Guatemala: Amnesty International demands investigation into excessive use of force in protests

Having analyzed the images of the 21 November protests, which demonstrate that the National Civil Police (PNC) used excessive force against demonstrators and bystanders, Amnesty International is calling upon the Guatemalan authorities to thoroughly investigate the human rights violations perpetrated in the context of the country’s recent protests.

“The police repression of the 21 November protests was extremely serious. It is clear to Amnesty International that the Guatemalan authorities have violated international standards on the use of force, and have attacked the population’s right to freedom of expression and peaceful assembly,” said Erika Guevara-Rosas, Americas director at Amnesty International.

“We demand that the Public Prosecutor’s Office conduct a prompt, thorough and independent investigation into the excessive use of force by police during the demonstrations and that the government ensure that the population is able to exercise its right to raise its voice without fear of reprisal.”

This weekend, thousands of people took to the streets of the capital and other cities around the country to protest at the Congress of the Republic’s approval of the 2021 national budget, which was tabled by President Alejandro Giammattei’s government with a lack of transparency that prevented any in-depth discussion. Among other concerns, the budget includes a substantial reduction in public spending on social programmes that would address the population’s needs, such as chronic malnutrition, as well as reductions in the budget of the Office of the Human Rights Ombudsman.

In response to isolated incidences of violence during what were mostly peaceful protests, the National Civil Police made unnecessary and indiscriminate use of tear gas and water cannons against people who were peacefully gathered or walking in the street. At least 43 arrests were recorded. From the images, Amnesty International has observed acts of violence committed by the police, including beatings of those arrested and journalists. Roosevelt Hospital also reported treating two people with eye injuries caused by tear gas canisters.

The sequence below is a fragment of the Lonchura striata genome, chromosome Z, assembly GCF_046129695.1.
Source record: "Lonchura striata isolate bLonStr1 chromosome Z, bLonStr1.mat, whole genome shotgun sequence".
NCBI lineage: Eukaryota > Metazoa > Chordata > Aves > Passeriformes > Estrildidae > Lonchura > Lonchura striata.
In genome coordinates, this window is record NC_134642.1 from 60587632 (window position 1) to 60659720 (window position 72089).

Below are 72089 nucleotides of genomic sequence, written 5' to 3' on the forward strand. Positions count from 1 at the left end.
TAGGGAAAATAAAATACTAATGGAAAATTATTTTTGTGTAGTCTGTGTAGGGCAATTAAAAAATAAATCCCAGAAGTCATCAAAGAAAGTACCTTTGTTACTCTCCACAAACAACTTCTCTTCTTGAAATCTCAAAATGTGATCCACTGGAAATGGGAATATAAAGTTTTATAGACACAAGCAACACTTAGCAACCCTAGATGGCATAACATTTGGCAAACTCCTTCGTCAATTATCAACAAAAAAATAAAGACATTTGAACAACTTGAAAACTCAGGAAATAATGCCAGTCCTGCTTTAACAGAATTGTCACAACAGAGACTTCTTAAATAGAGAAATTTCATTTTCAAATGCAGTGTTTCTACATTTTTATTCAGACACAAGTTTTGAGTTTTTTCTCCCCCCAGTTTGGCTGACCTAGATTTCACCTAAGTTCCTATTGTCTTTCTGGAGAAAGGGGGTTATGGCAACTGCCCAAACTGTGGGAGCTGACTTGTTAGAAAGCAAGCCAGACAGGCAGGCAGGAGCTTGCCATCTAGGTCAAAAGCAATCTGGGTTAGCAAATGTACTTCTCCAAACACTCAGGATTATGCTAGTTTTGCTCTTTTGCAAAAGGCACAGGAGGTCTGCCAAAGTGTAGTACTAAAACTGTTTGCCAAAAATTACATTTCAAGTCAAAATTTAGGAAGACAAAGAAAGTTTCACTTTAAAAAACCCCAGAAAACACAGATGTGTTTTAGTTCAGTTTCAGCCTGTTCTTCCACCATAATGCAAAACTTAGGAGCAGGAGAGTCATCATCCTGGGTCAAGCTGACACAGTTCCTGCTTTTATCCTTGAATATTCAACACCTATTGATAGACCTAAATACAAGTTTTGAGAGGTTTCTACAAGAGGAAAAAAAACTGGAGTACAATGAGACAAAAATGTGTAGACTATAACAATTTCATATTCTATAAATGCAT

Devices that have an indiscriminate effect and serious potential for harm, such as tear gas or water cannon, should not be used against peaceful, or mostly peaceful, public gatherings. International standards on the use of force stipulate that they should only be used when strictly necessary and provided clear warning is given, in situations of widespread violence in order to disperse a crowd when all other means have failed to contain the violence.

Amnesty International repeats that acts of violence on the part of a few do not alter the peaceful nature of a protest and that police action must adhere to criteria of legality, necessity and proportionality.

“President Alejandro Giammattei’s government must ensure that people are able to exercise their rights to freedom of expression and peaceful assembly. The use of the security forces to repress the population must therefore be halted, as well as the use of language that stigmatizes and seeks to criminalize people who are genuinely protesting in demand of the authorities’ accountability,” concluded Erika Guevara-Rosas.

For more information or to arrange an interview, please contact:

Lucy Scholey, Media Relations Officer, Amnesty International Canada (English branch), 613-853-2142,